Is OTC taken up by the plants?
There is little to no research being conducted on the uptake of antibiotics by plants. What little there is has reported that there was a change in the carbon source utilization and content.  Others reported that soil respiration was vastly decreased, meaning basically everything in the soil is dead. Others reported that there was a decrease in the growth of the tested plants, most likely due to the death of any soil microbes. 
There is no doubt that if the antibiotics survive in the soil that the plants will come into contact with them. How they are treated by the plant and if they are taken up is unknown. [17, 18]
So Is it safe for me and my family?
The simple answer is no one knows. For safety refrain from growing anything that you intend to eat in soil that may have antibiotics included. Flowers and other plants that are not intended for consumption are most likely fine but bear in mind that you may be destroying your soil biology when planting this material in your garden.
 Association Efficiency of Three Ionic Forms of Oxytetracycline to Cationic and Anionic Oil-In-Water Nanoemulsions Analyzed by Diafiltration
Authors Sandra L. Orellana,Cesar Torres-Gallegos,Rodrigo Araya-Hermosilla,Felipe Oyarzun-Ampuero,Ignacio Moreno-Villoslada
Journal of Pharmaceutical Sciences Volume 104, Issue 3, pages 1141–1152, March 2015
There are lots of products on the market today made to start your seeds in. There are even more potting mixes to move you little plants into. Some are great, some are good and some not so much. How do you decide which is the best for you?
First we need to understand what a little seed needs to grow best. 1. Particle size.
Small particles so that little seed does not have to push through large clumps to get its shoot up to the surface and its roots in the mix.
Think how you feel when you wake up in the morning. Warm sleepy don’t want to get out of bed. Most people feel that way, but you push the covers back and swing yourself out of bed. That’s what it should be like.
Now imagine if you woke up with a few boulders and giant lumps of stuff sitting on your chest. First you need to push these out of the way before you can even think of getting the covers off and getting out of bed. Think you might be unhappy about that. Think you are going to be late to work that day? You bet.
This is how a little seed would feel. In a fine light potting mix it can stretch, yawn, the push out its little roots and raise its shoot to the light above no problem.
If the mix is heavy and has large pieces in it, that seed has to fight to get around them. Its harder for it to put out roots is has to find a path between the ‘boulders’ to push the roots. It has to work hard to get that shoot up to the surface. Its going to take a lot longer to grow in any way. If the boulders are too big and heavy it may be far to much for the little seed and it may die in the attempt.
Obviously seeds and plants need water to grow. Therefore its important that the starting mix holds water well so there is plenty available for the little seeds roots to take up without being waterlogged which can lead to fungal growth that can kill little roots very fast.
Roots need air too, they breath just as much as the shoots do. This is why many plants don’t do well in waterlogged or very compacted soil. There is no air and the roots cant breath. Good soil and seeding mixes have lots of air spaces in them to keep air around for the roots to breath. Therefore its very important that the seeding mix is not to heavy so it collapses the tiny air pockets or hold to much water and drown the roots.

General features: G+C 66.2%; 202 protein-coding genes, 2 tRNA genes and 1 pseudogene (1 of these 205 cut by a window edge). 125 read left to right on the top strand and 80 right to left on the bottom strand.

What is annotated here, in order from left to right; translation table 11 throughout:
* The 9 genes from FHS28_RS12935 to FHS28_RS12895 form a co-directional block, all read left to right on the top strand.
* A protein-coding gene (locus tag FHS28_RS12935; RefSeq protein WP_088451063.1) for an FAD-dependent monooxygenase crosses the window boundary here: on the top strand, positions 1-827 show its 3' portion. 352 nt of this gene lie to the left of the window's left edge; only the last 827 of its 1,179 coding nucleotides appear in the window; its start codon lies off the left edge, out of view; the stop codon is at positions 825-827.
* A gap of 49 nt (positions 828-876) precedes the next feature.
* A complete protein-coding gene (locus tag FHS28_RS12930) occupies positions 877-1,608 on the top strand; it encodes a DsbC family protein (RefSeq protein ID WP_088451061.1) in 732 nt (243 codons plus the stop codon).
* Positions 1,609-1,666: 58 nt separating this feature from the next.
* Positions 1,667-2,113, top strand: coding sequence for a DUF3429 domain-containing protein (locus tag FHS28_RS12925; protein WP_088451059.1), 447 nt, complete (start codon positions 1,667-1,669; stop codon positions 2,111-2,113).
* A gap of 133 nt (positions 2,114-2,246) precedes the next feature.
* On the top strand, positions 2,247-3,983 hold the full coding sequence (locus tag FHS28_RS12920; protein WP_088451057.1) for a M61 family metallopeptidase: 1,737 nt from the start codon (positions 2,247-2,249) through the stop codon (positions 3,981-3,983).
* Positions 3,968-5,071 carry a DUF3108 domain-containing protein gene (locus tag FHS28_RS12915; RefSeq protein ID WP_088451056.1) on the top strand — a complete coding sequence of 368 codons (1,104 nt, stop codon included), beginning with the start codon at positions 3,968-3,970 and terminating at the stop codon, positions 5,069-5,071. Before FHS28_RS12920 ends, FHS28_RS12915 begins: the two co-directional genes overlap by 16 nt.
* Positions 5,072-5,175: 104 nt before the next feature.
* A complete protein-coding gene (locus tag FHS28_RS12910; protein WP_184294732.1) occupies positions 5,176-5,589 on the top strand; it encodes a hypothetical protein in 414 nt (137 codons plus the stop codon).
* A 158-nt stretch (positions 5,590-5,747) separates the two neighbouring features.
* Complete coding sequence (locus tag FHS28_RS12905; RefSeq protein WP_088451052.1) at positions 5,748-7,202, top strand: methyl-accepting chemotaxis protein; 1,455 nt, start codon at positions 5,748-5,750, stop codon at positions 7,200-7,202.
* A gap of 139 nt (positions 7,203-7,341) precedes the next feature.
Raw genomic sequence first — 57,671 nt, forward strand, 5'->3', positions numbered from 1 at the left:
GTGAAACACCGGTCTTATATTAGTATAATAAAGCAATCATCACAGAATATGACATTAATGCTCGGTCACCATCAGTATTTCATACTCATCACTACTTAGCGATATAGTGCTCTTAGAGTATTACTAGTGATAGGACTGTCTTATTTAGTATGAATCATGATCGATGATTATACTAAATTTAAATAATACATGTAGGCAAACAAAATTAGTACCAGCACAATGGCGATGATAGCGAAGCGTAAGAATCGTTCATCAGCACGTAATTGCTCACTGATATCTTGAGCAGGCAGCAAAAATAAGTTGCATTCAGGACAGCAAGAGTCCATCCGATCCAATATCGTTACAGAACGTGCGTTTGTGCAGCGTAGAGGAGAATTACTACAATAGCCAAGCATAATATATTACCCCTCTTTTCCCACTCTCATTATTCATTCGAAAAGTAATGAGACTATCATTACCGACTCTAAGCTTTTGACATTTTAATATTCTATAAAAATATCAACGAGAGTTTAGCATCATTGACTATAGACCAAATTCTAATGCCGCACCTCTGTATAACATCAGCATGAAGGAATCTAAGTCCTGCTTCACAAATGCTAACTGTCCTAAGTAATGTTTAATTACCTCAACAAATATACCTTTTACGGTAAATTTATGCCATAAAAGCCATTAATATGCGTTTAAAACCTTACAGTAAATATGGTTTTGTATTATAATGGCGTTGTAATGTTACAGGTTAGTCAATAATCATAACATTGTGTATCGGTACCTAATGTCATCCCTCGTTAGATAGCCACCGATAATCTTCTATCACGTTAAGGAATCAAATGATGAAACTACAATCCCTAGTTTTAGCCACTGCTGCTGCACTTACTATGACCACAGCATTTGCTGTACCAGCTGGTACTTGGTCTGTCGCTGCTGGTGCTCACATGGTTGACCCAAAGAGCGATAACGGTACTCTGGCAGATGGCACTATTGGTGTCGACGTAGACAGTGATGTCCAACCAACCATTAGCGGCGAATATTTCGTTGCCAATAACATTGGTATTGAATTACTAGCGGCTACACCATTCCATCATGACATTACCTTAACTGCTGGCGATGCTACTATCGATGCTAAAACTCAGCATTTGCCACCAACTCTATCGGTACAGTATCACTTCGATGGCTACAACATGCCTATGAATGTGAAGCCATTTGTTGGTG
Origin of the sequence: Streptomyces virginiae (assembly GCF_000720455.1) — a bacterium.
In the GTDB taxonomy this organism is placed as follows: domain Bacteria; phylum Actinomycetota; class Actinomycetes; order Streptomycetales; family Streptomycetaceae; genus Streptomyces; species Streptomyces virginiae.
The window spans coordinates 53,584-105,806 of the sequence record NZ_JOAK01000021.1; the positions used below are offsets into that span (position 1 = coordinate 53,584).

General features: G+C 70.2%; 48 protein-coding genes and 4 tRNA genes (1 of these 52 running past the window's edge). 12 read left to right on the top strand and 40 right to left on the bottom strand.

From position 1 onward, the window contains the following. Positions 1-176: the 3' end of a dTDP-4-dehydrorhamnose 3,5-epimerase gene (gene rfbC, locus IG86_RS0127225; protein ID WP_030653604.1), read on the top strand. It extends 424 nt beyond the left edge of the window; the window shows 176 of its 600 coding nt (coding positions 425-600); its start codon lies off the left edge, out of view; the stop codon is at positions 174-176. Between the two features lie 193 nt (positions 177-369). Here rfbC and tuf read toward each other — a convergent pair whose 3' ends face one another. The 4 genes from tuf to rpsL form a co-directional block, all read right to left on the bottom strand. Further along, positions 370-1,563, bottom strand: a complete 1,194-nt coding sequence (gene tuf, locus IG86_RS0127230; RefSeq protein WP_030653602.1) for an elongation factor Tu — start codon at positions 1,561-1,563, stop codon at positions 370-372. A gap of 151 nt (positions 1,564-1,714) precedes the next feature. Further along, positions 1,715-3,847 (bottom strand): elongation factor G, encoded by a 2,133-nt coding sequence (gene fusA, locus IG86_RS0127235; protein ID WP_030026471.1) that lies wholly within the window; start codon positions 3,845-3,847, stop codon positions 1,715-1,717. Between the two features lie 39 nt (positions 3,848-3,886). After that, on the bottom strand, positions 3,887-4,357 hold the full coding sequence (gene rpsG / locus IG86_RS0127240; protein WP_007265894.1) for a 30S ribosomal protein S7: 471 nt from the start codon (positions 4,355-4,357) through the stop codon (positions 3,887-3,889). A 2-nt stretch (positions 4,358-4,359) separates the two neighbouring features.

SO WHAT IS POTTING OR SEEDING MIX MADE OF?
Most seeding mixes are made of very similar materials. Its how they are combined and in what quantities that is most important.
1. Peat Moss.
For the most part I am against using peat moss because its not a renewable resource. The one exception is for seeding mixes where it is certainly the best option to use. It is certainly a wonderful organic compound its light and it absorbs a great deal of water. It is the basis for almost all seeding starter mixes. The best ones use a very finely milled peat moss which makes it perfect for little seeds. Ones that use a harsher milled mix might be OK but often the particles are too large making it harder for small seeds to grow quickly and easily. Finely milled mixes are also easier to use in small individual cell seeding trays and they hold water well.
This is that white stuff you see in almost all mixes. Its actually a natural glass, another non renewable resource. Its formed from natural glass and heat, so it’s the popcorn of glass. In the same way that popcorn is much lighter and fluffier than the corn kernel kind of like popped glass just like popcorn. This means that it has a really big surface area with lots of holes for air to get trapped in for nutrients to be held in until the plant needs it. It helps to retain water so that the mix does not dry out as fast. In its natural state it is sterile so will not bring any diseases to new seedlings. Perlite is used a lot in horticulture and is a major component of a almost all seeding mixes. This lightweight bright white rock is often mistaken by consumers for polystyrene, and some cheap potting mixes in fact do use polystyrene instead of Perlite. This is a cheap trick as polystyrene has none of the good properties of perlite its just there to bulk out the material and fool the consumer.